> >3. those 20 useless packages depend on five more JARs  
> >4. GOTO 1.  
> >  
> >Turning these JARs into bundles doesn’t help because they still have  
> >all those dependencies which all have to be resolved in order for OSGi  
> >to be happy.  
> >  
> >A better solution is to pull in only the packages that you really need.  
> >For example if you use the Conditional-Package instruction in bnd (also  
> >available as Conditional_Package in the maven-bundle-plugin) then you  
> >can create a bundle that includes only the packages that are referenced  
> >by your core code. This doesn’t always help because sometimes people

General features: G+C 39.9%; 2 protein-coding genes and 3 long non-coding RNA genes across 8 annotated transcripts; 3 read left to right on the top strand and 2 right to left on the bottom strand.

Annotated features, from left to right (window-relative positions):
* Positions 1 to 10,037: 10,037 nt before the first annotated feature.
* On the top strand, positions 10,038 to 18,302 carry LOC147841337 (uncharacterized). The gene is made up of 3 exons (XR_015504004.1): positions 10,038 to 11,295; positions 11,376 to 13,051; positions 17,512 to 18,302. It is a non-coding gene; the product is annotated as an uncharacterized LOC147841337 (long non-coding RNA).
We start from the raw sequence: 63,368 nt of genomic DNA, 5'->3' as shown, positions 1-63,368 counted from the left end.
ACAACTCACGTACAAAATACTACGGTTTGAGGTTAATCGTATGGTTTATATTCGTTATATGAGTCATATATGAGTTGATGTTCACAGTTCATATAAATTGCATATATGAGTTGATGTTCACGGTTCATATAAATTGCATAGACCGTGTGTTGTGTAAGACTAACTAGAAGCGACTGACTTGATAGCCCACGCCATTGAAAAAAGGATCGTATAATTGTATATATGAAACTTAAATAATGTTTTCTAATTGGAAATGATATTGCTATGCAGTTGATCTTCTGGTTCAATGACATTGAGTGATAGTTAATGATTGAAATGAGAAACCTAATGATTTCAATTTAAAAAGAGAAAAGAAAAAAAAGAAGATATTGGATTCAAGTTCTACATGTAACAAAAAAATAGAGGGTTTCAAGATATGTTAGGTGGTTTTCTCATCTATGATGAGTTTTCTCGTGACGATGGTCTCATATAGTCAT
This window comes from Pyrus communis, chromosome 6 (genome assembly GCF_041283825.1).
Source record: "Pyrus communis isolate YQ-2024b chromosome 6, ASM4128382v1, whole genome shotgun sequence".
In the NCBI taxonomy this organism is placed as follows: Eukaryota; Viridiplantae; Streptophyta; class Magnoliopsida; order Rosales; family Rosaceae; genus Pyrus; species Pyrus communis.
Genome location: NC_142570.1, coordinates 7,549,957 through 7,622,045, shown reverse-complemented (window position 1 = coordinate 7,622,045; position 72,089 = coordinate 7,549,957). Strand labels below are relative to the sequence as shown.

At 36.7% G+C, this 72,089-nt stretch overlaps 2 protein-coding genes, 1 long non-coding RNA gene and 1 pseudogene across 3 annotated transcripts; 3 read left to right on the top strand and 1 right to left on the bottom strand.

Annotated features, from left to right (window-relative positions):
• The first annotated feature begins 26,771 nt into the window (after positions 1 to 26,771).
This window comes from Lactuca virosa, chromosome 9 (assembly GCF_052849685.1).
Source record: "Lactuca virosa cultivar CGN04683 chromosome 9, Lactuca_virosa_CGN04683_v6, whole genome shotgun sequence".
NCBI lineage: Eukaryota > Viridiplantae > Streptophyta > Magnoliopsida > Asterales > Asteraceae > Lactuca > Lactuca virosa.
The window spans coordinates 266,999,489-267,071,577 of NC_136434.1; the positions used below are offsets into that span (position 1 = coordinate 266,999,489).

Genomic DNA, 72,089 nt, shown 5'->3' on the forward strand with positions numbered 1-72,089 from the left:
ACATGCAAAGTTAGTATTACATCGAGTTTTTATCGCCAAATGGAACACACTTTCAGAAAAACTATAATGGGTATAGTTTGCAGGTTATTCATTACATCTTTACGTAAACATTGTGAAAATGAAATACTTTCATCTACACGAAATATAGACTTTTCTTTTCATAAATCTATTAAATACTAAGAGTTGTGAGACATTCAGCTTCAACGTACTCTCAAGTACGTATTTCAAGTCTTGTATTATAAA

> >have poor coherency even within their packages — general util packages  
> >are a common problem, just look at the dependencies from java.util for  
> >example — but it still easier to deal with than big messy JAR files.  
> >  
> >I hope that helps.  
> >  
> >Regards,  
> >Neil  
> >  
> >  
> >From: PedroD <pedro.domingues@ist.utl.pt>  
> >Reply: users@felix.apache.org <users@felix.apache.org>>  
> >Date: 24 October 2014 at 15:03:41  
> >To: users@felix.apache.org <users@felix.apache.org>>  
> >Subject: managing OSGi Dependencies  
> >  
> >Greetings,  
> >  
> >I’m using Felix Framework for my OSGi project, but I’ve came across a  
> >severe problem concerning third party dependencies.  
> >  
> >I’m using eclipse and maven-bundle-plugin to generate my bundles from  
> >the sources and the MANIFEST.MF from the POM.XML file. So far so good.  
> >however when I have some third party dependency in my bundle, I find  
> >myself looking for an infinite list of JARs, which usually are not  
> >bundles, and putting them in my /bundle Felix directory until no more